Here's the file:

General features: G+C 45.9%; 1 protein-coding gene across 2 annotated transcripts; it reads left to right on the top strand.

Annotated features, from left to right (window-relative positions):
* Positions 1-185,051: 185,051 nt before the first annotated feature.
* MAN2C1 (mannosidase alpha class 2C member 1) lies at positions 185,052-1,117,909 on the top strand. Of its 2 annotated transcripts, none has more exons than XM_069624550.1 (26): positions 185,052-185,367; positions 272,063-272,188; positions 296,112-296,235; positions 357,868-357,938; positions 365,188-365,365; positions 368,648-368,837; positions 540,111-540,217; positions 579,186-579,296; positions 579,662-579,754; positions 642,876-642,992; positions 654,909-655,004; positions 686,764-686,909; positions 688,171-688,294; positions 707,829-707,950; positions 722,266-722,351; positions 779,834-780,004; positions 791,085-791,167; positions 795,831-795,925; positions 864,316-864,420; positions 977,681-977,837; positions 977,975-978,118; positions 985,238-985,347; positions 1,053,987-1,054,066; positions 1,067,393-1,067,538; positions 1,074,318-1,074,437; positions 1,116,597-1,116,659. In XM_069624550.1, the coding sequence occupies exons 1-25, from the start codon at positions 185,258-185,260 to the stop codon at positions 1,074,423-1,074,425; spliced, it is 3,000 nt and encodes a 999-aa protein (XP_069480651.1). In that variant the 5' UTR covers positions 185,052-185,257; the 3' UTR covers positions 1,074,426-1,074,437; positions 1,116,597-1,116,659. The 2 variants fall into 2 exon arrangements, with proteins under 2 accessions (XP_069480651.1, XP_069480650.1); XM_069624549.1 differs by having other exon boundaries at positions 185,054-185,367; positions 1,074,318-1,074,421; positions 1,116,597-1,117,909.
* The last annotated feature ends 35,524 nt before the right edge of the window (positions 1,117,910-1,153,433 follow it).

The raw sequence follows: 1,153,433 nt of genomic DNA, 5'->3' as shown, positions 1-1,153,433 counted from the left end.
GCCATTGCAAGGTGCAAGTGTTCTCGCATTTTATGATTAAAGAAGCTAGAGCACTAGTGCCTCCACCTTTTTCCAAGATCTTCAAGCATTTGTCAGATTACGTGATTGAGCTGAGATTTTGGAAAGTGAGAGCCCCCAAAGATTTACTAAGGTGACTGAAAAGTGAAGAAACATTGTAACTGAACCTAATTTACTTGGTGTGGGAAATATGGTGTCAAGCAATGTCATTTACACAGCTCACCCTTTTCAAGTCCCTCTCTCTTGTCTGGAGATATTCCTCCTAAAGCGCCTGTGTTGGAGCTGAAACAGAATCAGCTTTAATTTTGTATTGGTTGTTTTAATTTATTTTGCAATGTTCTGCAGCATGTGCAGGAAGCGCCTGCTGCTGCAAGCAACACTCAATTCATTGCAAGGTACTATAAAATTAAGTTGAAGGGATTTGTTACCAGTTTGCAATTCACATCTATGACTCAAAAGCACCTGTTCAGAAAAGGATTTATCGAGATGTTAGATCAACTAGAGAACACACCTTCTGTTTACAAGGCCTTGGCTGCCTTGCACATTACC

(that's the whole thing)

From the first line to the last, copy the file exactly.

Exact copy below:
General features: G+C 45.9%; 1 protein-coding gene across 2 annotated transcripts; it reads left to right on the top strand.

Annotated features, from left to right (window-relative positions):
* Positions 1-185,051: 185,051 nt before the first annotated feature.
* MAN2C1 (mannosidase alpha class 2C member 1) lies at positions 185,052-1,117,909 on the top strand. Of its 2 annotated transcripts, none has more exons than XM_069624550.1 (26): positions 185,052-185,367; positions 272,063-272,188; positions 296,112-296,235; positions 357,868-357,938; positions 365,188-365,365; positions 368,648-368,837; positions 540,111-540,217; positions 579,186-579,296; positions 579,662-579,754; positions 642,876-642,992; positions 654,909-655,004; positions 686,764-686,909; positions 688,171-688,294; positions 707,829-707,950; positions 722,266-722,351; positions 779,834-780,004; positions 791,085-791,167; positions 795,831-795,925; positions 864,316-864,420; positions 977,681-977,837; positions 977,975-978,118; positions 985,238-985,347; positions 1,053,987-1,054,066; positions 1,067,393-1,067,538; positions 1,074,318-1,074,437; positions 1,116,597-1,116,659. In XM_069624550.1, the coding sequence occupies exons 1-25, from the start codon at positions 185,258-185,260 to the stop codon at positions 1,074,423-1,074,425; spliced, it is 3,000 nt and encodes a 999-aa protein (XP_069480651.1). In that variant the 5' UTR covers positions 185,052-185,257; the 3' UTR covers positions 1,074,426-1,074,437; positions 1,116,597-1,116,659. The 2 variants fall into 2 exon arrangements, with proteins under 2 accessions (XP_069480651.1, XP_069480650.1); XM_069624549.1 differs by having other exon boundaries at positions 185,054-185,367; positions 1,074,318-1,074,421; positions 1,116,597-1,117,909.
* The last annotated feature ends 35,524 nt before the right edge of the window (positions 1,117,910-1,153,433 follow it).

The raw sequence follows: 1,153,433 nt of genomic DNA, 5'->3' as shown, positions 1-1,153,433 counted from the left end.
GCCATTGCAAGGTGCAAGTGTTCTCGCATTTTATGATTAAAGAAGCTAGAGCACTAGTGCCTCCACCTTTTTCCAAGATCTTCAAGCATTTGTCAGATTACGTGATTGAGCTGAGATTTTGGAAAGTGAGAGCCCCCAAAGATTTACTAAGGTGACTGAAAAGTGAAGAAACATTGTAACTGAACCTAATTTACTTGGTGTGGGAAATATGGTGTCAAGCAATGTCATTTACACAGCTCACCCTTTTCAAGTCCCTCTCTCTTGTCTGGAGATATTCCTCCTAAAGCGCCTGTGTTGGAGCTGAAACAGAATCAGCTTTAATTTTGTATTGGTTGTTTTAATTTATTTTGCAATGTTCTGCAGCATGTGCAGGAAGCGCCTGCTGCTGCAAGCAACACTCAATTCATTGCAAGGTACTATAAAATTAAGTTGAAGGGATTTGTTACCAGTTTGCAATTCACATCTATGACTCAAAAGCACCTGTTCAGAAAAGGATTTATCGAGATGTTAGATCAACTAGAGAACACACCTTCTGTTTACAAGGCCTTGGCTGCCTTGCACATTACC